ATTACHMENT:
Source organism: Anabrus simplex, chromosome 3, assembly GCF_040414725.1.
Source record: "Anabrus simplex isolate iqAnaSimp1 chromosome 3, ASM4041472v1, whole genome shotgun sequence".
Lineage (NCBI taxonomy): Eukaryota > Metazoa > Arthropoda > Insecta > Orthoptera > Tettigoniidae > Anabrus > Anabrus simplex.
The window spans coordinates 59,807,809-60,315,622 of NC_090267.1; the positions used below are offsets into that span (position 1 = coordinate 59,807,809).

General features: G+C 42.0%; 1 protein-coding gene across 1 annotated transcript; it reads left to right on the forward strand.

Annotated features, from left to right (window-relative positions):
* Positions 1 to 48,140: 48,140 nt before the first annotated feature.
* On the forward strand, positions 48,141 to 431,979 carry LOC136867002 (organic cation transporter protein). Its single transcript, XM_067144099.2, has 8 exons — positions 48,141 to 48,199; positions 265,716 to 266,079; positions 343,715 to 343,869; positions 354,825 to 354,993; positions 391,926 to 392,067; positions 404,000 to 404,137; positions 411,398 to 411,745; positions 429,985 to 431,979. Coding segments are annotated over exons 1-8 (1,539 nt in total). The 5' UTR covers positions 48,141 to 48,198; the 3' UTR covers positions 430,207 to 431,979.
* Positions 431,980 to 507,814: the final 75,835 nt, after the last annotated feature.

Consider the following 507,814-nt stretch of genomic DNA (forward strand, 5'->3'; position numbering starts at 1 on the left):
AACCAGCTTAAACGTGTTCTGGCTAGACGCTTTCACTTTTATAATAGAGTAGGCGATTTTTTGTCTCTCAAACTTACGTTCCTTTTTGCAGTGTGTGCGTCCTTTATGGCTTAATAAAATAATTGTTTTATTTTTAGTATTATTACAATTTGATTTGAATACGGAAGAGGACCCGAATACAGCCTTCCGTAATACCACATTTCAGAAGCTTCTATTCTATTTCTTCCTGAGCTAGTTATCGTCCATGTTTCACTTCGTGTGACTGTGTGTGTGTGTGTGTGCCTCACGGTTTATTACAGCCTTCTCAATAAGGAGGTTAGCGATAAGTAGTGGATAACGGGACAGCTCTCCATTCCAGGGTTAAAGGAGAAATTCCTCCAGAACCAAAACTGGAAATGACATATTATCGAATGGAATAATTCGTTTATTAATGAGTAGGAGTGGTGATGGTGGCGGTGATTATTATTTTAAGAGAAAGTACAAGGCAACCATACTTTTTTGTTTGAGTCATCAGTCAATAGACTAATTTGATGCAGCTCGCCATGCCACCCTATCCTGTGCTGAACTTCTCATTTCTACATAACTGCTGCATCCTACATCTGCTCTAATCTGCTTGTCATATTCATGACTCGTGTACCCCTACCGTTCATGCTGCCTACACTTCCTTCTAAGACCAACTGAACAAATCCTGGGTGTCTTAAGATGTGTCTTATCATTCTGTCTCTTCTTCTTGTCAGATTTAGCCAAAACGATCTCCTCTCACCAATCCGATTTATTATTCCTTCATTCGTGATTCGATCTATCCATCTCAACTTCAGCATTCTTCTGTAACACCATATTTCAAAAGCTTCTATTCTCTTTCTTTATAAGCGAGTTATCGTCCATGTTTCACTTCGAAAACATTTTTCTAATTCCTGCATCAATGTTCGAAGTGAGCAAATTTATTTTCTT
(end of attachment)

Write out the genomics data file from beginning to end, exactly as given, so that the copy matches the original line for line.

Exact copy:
Source organism: Anabrus simplex, chromosome 3, assembly GCF_040414725.1.
Source record: "Anabrus simplex isolate iqAnaSimp1 chromosome 3, ASM4041472v1, whole genome shotgun sequence".
Lineage (NCBI taxonomy): Eukaryota > Metazoa > Arthropoda > Insecta > Orthoptera > Tettigoniidae > Anabrus > Anabrus simplex.
The window spans coordinates 59,807,809-60,315,622 of NC_090267.1; the positions used below are offsets into that span (position 1 = coordinate 59,807,809).

General features: G+C 42.0%; 1 protein-coding gene across 1 annotated transcript; it reads left to right on the forward strand.

Annotated features, from left to right (window-relative positions):
* Positions 1 to 48,140: 48,140 nt before the first annotated feature.
* On the forward strand, positions 48,141 to 431,979 carry LOC136867002 (organic cation transporter protein). Its single transcript, XM_067144099.2, has 8 exons — positions 48,141 to 48,199; positions 265,716 to 266,079; positions 343,715 to 343,869; positions 354,825 to 354,993; positions 391,926 to 392,067; positions 404,000 to 404,137; positions 411,398 to 411,745; positions 429,985 to 431,979. Coding segments are annotated over exons 1-8 (1,539 nt in total). The 5' UTR covers positions 48,141 to 48,198; the 3' UTR covers positions 430,207 to 431,979.
* Positions 431,980 to 507,814: the final 75,835 nt, after the last annotated feature.

Consider the following 507,814-nt stretch of genomic DNA (forward strand, 5'->3'; position numbering starts at 1 on the left):
AACCAGCTTAAACGTGTTCTGGCTAGACGCTTTCACTTTTATAATAGAGTAGGCGATTTTTTGTCTCTCAAACTTACGTTCCTTTTTGCAGTGTGTGCGTCCTTTATGGCTTAATAAAATAATTGTTTTATTTTTAGTATTATTACAATTTGATTTGAATACGGAAGAGGACCCGAATACAGCCTTCCGTAATACCACATTTCAGAAGCTTCTATTCTATTTCTTCCTGAGCTAGTTATCGTCCATGTTTCACTTCGTGTGACTGTGTGTGTGTGTGTGTGCCTCACGGTTTATTACAGCCTTCTCAATAAGGAGGTTAGCGATAAGTAGTGGATAACGGGACAGCTCTCCATTCCAGGGTTAAAGGAGAAATTCCTCCAGAACCAAAACTGGAAATGACATATTATCGAATGGAATAATTCGTTTATTAATGAGTAGGAGTGGTGATGGTGGCGGTGATTATTATTTTAAGAGAAAGTACAAGGCAACCATACTTTTTTGTTTGAGTCATCAGTCAATAGACTAATTTGATGCAGCTCGCCATGCCACCCTATCCTGTGCTGAACTTCTCATTTCTACATAACTGCTGCATCCTACATCTGCTCTAATCTGCTTGTCATATTCATGACTCGTGTACCCCTACCGTTCATGCTGCCTACACTTCCTTCTAAGACCAACTGAACAAATCCTGGGTGTCTTAAGATGTGTCTTATCATTCTGTCTCTTCTTCTTGTCAGATTTAGCCAAAACGATCTCCTCTCACCAATCCGATTTATTATTCCTTCATTCGTGATTCGATCTATCCATCTCAACTTCAGCATTCTTCTGTAACACCATATTTCAAAAGCTTCTATTCTCTTTCTTTATAAGCGAGTTATCGTCCATGTTTCACTTCGAAAACATTTTTCTAATTCCTGCATCAATGTTCGAAGTGAGCAAATTTATTTTCTT